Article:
Way Ahead of Schedule

With the pandemic slowing down many sustainability-related timelines, the Textile Exchange’s second annual progress report for “The 2025 Sustainable Cotton Challenge” provides some welcomed good news.

Upon invitation of His Royal Highness The Prince of Wales, NGOs and representatives from the world’s largest clothing and textile companies convened in London in May 2017. On the agenda was addressing the harsh social and environmental impacts of global cotton production, such as rampant use of water, pesticides and synthetic fertilizers as well as poor living and working conditions of its farmers.

Here, the 2025 Sustainable Cotton Challenge was born, whereby thirteen signatories pledged to transition to 100 percent sustainably-sourced cotton by 2025.

Outdoor leading the way

The purpose of the challenge is to increase the use of organic and preferred cotton, creating economies of scale to the point where sustainable cotton becomes mainstream. In order to qualify as “sustainable cotton,” the fiber must be controlled by at least one of a list of approved initiatives and standards. These ensure that the fiber meets a formal sustainability criteria, has a robust chain of custody system in place and the fiber has been objectively tested to confirm its greater sustainability attributes, among others.

Since its launch, the SCC has grown to include 40 signatories including such juggernauts as Levis, Adidas, H&M and Lindex, and the second annual progress report results are promising: Of the 40 signatories, 80% are at least half-way to meeting the target and 27.5% have met 75-99% share.

With five years to go, a further 27.5% had already achieved the goal at the time of the report – including several familiar outdoor brands such as 10 Tree, Kathmandu and Prana.

About the Challenge

While the 2025 Sustainable Cotton Challenge began as part of the International Sustainability Unit (ISU), an initiative spearheaded by His Royal Highness The Prince of Wales, the Challenge’s secretariat has since been transferred to the Textile Exchange.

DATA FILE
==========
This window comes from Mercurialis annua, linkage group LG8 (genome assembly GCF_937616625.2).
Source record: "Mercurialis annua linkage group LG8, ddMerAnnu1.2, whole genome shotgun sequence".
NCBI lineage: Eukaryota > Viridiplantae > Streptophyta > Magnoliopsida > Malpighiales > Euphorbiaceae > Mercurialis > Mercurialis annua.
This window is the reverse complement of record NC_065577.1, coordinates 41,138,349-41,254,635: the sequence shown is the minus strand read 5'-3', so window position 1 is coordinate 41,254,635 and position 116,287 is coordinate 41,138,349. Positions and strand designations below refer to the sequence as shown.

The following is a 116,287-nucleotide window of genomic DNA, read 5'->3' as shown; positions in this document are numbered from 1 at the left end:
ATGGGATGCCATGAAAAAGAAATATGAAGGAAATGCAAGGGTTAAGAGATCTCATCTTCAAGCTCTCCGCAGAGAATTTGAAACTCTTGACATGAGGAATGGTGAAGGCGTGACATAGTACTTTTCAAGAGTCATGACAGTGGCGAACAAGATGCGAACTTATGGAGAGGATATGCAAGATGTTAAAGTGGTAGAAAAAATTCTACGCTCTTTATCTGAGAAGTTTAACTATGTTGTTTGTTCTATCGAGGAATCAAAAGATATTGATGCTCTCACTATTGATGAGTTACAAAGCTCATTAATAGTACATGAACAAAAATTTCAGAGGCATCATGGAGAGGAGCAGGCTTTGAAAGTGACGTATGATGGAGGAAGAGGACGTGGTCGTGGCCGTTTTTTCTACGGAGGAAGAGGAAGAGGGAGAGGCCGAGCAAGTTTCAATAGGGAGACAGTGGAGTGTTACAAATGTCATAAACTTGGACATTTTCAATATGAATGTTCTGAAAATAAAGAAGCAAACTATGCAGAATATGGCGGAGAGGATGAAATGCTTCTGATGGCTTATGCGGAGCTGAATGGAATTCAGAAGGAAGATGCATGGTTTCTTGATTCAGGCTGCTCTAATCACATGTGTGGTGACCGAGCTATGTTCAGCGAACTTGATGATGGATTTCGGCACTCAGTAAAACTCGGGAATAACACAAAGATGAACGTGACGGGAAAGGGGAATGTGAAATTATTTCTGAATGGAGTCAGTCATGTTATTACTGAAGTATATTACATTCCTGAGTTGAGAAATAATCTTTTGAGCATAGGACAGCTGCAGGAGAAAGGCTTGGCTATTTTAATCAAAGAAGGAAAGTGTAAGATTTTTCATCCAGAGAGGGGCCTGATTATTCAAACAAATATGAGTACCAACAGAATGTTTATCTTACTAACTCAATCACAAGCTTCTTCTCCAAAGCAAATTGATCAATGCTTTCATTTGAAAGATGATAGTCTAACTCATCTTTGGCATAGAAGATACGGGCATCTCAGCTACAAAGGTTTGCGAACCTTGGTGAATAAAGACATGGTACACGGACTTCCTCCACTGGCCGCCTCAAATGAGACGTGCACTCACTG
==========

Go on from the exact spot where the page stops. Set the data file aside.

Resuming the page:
There are no costs and no need to become a Textile Exchange member in order to join the initiative. All results are reported in aggregate form, unless individual brands wish to share their own progress to inspire others.

Interested? To join or for more information, visit: https://textileexchange.org/2025-sustainable-cotton-challenge/ or contact: Cotton2025@TextileExchange.org


Photo: Nancy Yang, Unsplash


More Stories

Regenerative Resolution in 2022

For Textile Exchange’s Beth Jensen, going beyond simply doing less damage to actually restoring planetary health with Regenerative Agriculture provides a reason to hope in the New Year.

By Beth Jensen

Tecnica’s Ski Boots Recycling Project

Within sustainability circles in the outdoor community, hardgoods producers have by and large been seen as stragglers. Can a recycling program by ski boot producer Tecnica turn over a new leaf for the sector?

By Jonathan Eidse

Decarbonize or Get Out of the Way in 2022

Suston reaches out to UN High Level Climate Action Champion Nigel Topping, who says that if business leaders want to see their companies survive, they must decarbonize now or retire and make way for the willing.


Swedish Pine Trees, Reinvented [Sponsored]

As part of its efforts to phase out fossil materials, Fjällräven uses a wood-based fabric for the new Tree-Kånken collection.

By Fjällräven

More News

Let’s spread the green news

With Suston - Sustainable Outdoor News - you can keep up with the positive steps towards a more sustainable outdoor community.

Sign up for our newsletter